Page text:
Ultrasound can detect the activity of a large population of motoneurons, which may be used for neural interfacing purposes. Detecting motor unit (MU) spike trains from ultrafast ultrasound (US) images was first introduced using a linear blind source separation (BSS) method focused on instantaneous mixtures to provide an optimal spatial filter. Although this approach can accurately identify the location and average twitch of MUs, it has low spike train detection accuracy because it does not include the temporal evolution in the separation process.A solution was to use convolutive BSS, which has shown a very high spike train agreement for a large population of MUs in superficial and deep muscle parts. However, the assumption of equal successive twitches may not be fully accurate, as previous studies showed. Therefore, how the accuracy of the BSS algorithm is affected by varying twitch shapes needs to be clarified. In addition, a related question is whether the degree of fusion of the tetanic contraction reflects the accuracy of the decoding algorithm.In this work, we aimed to investigate the accuracy of the convolutive BSS method in estimating MU spike trains in US images comprised of varying twitch-like shapes in response to neural discharges of each MU and a varying degree of fusion of the tetanic contraction. For these purposes, we performed 30-second in-silico experiments based on a MU recruitment model using current knowledge about the experimental spatial distributions and twitch characteristics of MUs.We found that we could identify a large population of MU spike trains across different excitatory drive and noise levels, even when the individual MU had varying twitch-like shapes. The identified MU spike trains with varying twitch-like shapes resulted in varying amplitudes of the estimated sources, as opposed to equal twitch-like shapes, which resulted in estimated sources with similar amplitudes, and these varying amplitudes were correlated with the ground truth amplitudes of the twitches. The identified spike trains had a wide range (up to 35 Hz), i.e., the method is not selective to a higher degree of fusion. The spike train of MUs with larger twitch amplitudes was easier to identify than small amplitude ones unless the relative twitch amplitudes were not too large.Finally, we explored the consistency of the findings from the in-silico experiment with an in-vivo experiment on the TA muscle using thin- film intramuscular EMG as a reference for MU detection. We found a high spike train agreement between MU spike trains from US and EMG, as well as many spike trains not matched with EMG from 5% of maximum voluntary isometric force (MVIC) up to 40% MVIC. These identified MU spike trains showed features consistent with those in the in-silico experiments.These findings suggest the robustness of the BSS method for identifying MU spike trains under varying successive twitch-like shapes, degrees of fusion, and force levels.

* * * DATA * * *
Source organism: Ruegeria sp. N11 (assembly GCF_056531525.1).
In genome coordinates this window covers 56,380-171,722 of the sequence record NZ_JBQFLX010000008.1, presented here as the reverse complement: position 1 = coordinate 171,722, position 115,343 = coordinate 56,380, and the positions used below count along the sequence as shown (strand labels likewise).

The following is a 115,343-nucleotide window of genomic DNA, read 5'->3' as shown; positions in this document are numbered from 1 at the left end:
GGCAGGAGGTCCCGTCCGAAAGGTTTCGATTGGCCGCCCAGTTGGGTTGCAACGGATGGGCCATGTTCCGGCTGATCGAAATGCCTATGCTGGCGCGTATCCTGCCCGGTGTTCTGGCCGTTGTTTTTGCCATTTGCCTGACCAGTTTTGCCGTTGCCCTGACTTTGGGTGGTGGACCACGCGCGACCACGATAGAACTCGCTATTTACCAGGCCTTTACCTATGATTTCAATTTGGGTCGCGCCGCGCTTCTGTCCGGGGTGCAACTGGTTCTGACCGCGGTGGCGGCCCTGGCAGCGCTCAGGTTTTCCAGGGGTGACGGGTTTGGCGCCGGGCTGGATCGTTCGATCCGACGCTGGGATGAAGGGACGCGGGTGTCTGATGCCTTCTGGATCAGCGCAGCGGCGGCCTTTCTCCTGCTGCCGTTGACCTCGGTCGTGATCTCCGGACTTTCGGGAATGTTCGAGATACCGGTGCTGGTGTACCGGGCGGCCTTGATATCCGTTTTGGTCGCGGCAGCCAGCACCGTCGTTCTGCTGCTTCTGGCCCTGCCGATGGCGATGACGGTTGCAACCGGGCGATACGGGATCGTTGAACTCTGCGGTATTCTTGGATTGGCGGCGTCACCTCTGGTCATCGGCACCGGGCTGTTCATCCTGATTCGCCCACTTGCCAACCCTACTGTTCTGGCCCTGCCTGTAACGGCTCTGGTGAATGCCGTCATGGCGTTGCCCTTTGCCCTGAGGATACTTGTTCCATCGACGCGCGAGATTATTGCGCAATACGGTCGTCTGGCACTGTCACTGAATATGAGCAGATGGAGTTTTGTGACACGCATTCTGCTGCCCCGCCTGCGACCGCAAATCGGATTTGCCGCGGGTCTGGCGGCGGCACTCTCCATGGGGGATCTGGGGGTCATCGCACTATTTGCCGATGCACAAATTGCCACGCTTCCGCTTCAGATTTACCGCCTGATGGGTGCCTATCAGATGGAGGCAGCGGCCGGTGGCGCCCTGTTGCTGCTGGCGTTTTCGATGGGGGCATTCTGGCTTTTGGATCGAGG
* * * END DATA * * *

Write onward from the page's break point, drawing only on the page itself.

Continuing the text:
• 17.